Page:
It is important to note here that the last thing I wanted was to make the central crisis in Sepet a racial one. I have never believed that race was ever a real issue when people hated one another. I have always found, without fail, that racism was just surface stuff. When I scratched that surface and went just a little deeper, I invariably found that that prejudice was rooted in more basic human weaknesses like Fear or Greed. (Ahmad, 2004) The director’s themes of acceptance, negotiation, and love conquers everything, could be implied into the multiethnic and multicultural setting of Malaysia, that the heterogeneity co- existence of all ethnicities in harmony can indeed be achieved if we could see beyond physical, cultural and socially constructed differences. Representation of Film Discourse: Reality or Fantasy?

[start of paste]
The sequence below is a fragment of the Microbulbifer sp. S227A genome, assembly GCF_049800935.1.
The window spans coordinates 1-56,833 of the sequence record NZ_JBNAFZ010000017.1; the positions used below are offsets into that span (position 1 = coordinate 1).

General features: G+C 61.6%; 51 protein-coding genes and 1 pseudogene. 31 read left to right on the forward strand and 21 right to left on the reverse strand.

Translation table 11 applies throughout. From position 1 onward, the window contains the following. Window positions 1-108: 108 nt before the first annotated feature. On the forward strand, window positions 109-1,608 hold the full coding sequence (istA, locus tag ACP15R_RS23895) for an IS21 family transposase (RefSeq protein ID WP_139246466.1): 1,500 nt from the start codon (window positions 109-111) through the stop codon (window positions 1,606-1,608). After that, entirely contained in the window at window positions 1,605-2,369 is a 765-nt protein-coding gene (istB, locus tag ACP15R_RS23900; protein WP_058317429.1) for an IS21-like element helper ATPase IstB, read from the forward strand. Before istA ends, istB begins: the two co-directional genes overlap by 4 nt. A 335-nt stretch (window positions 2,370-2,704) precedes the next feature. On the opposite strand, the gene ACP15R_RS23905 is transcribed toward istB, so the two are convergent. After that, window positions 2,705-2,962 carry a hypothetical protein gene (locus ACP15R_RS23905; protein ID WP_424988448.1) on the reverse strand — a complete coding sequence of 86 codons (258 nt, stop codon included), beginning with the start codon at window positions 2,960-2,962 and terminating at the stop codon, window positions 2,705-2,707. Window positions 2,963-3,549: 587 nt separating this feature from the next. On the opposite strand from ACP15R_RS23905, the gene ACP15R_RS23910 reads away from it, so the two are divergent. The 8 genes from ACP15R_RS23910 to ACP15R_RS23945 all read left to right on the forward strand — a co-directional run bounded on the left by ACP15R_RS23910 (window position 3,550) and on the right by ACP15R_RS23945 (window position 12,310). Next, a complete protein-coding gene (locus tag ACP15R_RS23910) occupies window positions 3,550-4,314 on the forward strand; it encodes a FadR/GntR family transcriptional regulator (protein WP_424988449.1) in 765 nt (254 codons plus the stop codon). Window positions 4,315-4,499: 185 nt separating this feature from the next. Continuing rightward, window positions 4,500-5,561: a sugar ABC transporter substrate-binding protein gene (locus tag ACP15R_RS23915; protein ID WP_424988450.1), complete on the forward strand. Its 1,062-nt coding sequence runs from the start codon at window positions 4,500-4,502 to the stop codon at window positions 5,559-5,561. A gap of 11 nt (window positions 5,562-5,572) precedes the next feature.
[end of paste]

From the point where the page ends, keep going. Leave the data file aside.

People might criticize the director for being too idealistic, that her portrayal of the multiethnic society is merely an Utopianism. But it is a much awaited fantasy by the audience, as a Chinese panel of the censorship board after viewing the movie declared, “That’s a Malaysian movie.” Responses flooded the local movie chatrooms, forums, and the director’s However film is not mirroring the society without any distortion and bias (Bennett, 1998). It cannot be seen as an absolute reflection Malaysia. No matter how verisimilitude or autobiographical the films are, they conceal the director’s subjective perception and interpretation of the issue, rather than simply passively reflecting an existing reality. It is the director’s own reality through recollection of memories and observations, and reconstruction of One function of art is of course to reflect reality as we know it. But another much-neglected function is to propose other realities, to portray the exceptions, because these lead us to imagining possibilities. (Sa’at, 2005) The positive and apologetic portrayal of the tolerance and acceptance of diverse Asia Culture Forum 2006 – Whither the Orient Session 1: Nations in Transition